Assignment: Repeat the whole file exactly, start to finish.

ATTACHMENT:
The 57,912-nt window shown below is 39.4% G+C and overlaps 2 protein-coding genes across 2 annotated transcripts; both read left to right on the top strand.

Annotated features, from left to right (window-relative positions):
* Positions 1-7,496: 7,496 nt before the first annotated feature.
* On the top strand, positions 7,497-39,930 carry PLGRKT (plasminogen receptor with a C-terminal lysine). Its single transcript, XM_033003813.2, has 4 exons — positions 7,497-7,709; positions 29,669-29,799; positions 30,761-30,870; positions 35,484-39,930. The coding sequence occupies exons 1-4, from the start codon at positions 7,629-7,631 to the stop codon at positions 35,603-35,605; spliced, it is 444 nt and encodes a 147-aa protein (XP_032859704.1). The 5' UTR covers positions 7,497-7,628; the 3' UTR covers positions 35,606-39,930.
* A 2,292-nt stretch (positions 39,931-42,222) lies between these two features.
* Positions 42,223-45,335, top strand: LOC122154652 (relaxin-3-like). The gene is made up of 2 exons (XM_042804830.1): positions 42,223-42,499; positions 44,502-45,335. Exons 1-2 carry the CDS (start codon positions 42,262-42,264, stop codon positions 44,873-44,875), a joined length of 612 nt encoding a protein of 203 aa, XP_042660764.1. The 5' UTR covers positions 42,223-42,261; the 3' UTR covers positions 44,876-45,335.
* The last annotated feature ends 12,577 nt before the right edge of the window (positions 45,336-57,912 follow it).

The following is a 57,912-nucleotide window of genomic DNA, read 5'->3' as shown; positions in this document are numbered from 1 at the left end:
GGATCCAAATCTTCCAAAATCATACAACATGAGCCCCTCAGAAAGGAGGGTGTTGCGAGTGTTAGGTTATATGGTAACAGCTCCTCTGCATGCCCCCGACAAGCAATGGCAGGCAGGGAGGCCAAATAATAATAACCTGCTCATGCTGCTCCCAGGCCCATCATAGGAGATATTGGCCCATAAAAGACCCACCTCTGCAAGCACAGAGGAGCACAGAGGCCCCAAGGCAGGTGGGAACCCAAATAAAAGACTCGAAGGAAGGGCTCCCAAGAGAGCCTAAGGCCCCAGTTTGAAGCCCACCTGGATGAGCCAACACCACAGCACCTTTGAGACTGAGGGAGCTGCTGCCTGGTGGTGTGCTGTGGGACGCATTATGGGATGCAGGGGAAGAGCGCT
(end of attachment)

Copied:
The 57,912-nt window shown below is 39.4% G+C and overlaps 2 protein-coding genes across 2 annotated transcripts; both read left to right on the top strand.

Annotated features, from left to right (window-relative positions):
* Positions 1-7,496: 7,496 nt before the first annotated feature.
* On the top strand, positions 7,497-39,930 carry PLGRKT (plasminogen receptor with a C-terminal lysine). Its single transcript, XM_033003813.2, has 4 exons — positions 7,497-7,709; positions 29,669-29,799; positions 30,761-30,870; positions 35,484-39,930. The coding sequence occupies exons 1-4, from the start codon at positions 7,629-7,631 to the stop codon at positions 35,603-35,605; spliced, it is 444 nt and encodes a 147-aa protein (XP_032859704.1). The 5' UTR covers positions 7,497-7,628; the 3' UTR covers positions 35,606-39,930.
* A 2,292-nt stretch (positions 39,931-42,222) lies between these two features.
* Positions 42,223-45,335, top strand: LOC122154652 (relaxin-3-like). The gene is made up of 2 exons (XM_042804830.1): positions 42,223-42,499; positions 44,502-45,335. Exons 1-2 carry the CDS (start codon positions 42,262-42,264, stop codon positions 44,873-44,875), a joined length of 612 nt encoding a protein of 203 aa, XP_042660764.1. The 5' UTR covers positions 42,223-42,261; the 3' UTR covers positions 44,876-45,335.
* The last annotated feature ends 12,577 nt before the right edge of the window (positions 45,336-57,912 follow it).

The following is a 57,912-nucleotide window of genomic DNA, read 5'->3' as shown; positions in this document are numbered from 1 at the left end:
GGATCCAAATCTTCCAAAATCATACAACATGAGCCCCTCAGAAAGGAGGGTGTTGCGAGTGTTAGGTTATATGGTAACAGCTCCTCTGCATGCCCCCGACAAGCAATGGCAGGCAGGGAGGCCAAATAATAATAACCTGCTCATGCTGCTCCCAGGCCCATCATAGGAGATATTGGCCCATAAAAGACCCACCTCTGCAAGCACAGAGGAGCACAGAGGCCCCAAGGCAGGTGGGAACCCAAATAAAAGACTCGAAGGAAGGGCTCCCAAGAGAGCCTAAGGCCCCAGTTTGAAGCCCACCTGGATGAGCCAACACCACAGCACCTTTGAGACTGAGGGAGCTGCTGCCTGGTGGTGTGCTGTGGGACGCATTATGGGATGCAGGGGAAGAGCGCT